Mercury's orbit is, of course, perturbed by the other planets. These perturbations can be divided into two types (see Eqn (9.18), p. 330): a secular term proportional to the time t, and a sum of periodic terms. Moreover, to first-order in the planetary masses, we can consider the orbit of the perturbing planet as a Keplerian ellipse with fixed elements. If, in Eqn (9.24), we retain only those parts of the disturbing function R that give rise to secular perturbations, then we find that the variations in the elements m and e of Mercury's orbit (the longitude of perihelion and the eccentricity, respectively) are given (to lowest order in the eccentricities) by:3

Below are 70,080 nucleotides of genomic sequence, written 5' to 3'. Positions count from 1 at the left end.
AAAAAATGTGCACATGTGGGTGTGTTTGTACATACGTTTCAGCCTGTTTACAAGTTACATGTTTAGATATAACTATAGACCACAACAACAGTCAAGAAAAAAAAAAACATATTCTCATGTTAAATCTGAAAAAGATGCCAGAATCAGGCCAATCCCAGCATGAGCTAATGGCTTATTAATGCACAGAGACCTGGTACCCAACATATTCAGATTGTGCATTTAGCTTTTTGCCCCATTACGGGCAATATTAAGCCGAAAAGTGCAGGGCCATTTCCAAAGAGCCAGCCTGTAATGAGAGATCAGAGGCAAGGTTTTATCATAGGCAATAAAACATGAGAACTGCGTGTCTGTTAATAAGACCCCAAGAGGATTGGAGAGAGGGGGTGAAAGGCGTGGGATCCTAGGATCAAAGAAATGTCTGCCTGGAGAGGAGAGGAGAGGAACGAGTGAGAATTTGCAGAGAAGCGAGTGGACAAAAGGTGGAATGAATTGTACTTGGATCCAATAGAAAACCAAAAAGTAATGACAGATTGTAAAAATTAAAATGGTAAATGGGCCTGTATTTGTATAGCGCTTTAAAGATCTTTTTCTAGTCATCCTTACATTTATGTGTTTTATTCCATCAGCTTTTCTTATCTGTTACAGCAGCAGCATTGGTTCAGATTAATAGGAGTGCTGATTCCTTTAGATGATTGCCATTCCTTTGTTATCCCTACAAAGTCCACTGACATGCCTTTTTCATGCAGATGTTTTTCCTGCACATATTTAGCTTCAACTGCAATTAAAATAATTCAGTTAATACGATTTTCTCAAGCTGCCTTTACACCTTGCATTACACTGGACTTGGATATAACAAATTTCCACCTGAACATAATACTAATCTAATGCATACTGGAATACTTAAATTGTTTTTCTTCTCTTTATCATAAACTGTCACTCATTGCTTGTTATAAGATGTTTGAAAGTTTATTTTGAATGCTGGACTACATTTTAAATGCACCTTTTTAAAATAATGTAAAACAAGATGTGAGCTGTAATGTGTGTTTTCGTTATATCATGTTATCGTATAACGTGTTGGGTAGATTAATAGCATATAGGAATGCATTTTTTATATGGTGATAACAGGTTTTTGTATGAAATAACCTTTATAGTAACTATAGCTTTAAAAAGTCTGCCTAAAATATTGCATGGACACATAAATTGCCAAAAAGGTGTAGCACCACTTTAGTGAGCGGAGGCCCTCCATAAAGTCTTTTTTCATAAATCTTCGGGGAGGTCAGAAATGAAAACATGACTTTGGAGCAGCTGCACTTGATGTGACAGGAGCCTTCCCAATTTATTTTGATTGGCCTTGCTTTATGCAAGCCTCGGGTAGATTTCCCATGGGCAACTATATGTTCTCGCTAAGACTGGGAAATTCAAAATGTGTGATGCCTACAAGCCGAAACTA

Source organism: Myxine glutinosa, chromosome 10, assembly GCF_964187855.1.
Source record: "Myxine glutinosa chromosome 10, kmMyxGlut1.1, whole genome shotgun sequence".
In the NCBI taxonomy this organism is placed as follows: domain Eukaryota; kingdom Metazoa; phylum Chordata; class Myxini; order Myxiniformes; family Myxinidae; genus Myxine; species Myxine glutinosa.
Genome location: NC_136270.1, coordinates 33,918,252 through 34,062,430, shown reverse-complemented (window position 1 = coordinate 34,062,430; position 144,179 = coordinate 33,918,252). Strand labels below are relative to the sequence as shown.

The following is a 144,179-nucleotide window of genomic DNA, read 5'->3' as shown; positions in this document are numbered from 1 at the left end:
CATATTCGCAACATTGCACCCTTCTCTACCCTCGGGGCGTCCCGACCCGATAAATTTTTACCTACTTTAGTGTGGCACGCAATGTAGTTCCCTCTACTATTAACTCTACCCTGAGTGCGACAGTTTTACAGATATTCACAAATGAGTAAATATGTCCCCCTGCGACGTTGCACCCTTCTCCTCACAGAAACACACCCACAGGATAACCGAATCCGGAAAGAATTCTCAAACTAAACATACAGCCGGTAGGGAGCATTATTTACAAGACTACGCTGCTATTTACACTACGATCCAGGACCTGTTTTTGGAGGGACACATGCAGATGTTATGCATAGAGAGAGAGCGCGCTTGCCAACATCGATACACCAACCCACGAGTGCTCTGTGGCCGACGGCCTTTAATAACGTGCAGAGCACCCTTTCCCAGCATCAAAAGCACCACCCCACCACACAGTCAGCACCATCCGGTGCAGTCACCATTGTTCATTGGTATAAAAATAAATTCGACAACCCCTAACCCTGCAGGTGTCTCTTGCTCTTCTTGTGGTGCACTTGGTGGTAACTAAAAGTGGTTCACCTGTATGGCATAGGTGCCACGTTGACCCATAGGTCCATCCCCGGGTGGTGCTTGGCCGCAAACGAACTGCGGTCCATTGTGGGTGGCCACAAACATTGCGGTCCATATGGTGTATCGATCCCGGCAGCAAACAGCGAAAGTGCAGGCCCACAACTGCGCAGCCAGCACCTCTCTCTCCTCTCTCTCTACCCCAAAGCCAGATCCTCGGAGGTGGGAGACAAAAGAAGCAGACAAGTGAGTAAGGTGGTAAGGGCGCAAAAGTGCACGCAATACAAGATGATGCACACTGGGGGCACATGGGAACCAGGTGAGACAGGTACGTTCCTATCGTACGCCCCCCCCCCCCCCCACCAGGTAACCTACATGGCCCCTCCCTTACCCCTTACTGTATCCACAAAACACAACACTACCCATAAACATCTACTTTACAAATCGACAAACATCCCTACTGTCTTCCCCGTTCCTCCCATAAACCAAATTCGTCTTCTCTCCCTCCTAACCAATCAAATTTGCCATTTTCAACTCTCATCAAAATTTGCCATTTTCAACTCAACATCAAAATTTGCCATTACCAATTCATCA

— = nm'Be' sin(m — a>'), dt in which e' and are the corresponding elements of the perturbing body, n is the mean motion of Mercury, m' the disturbing mass, and A and B are constants depending on the ratio of the semi-major axes of Mercury and the perturbing planet.

From these equations, Leverrier could calculate the effect of all the other members of the Solar System on the perihelion and eccentricity of Mercury separately. For the perihelion advance he found a total contribution of just i a 4

under 530" per century (about 11 per orbit) made up as shown in Table 12.1.

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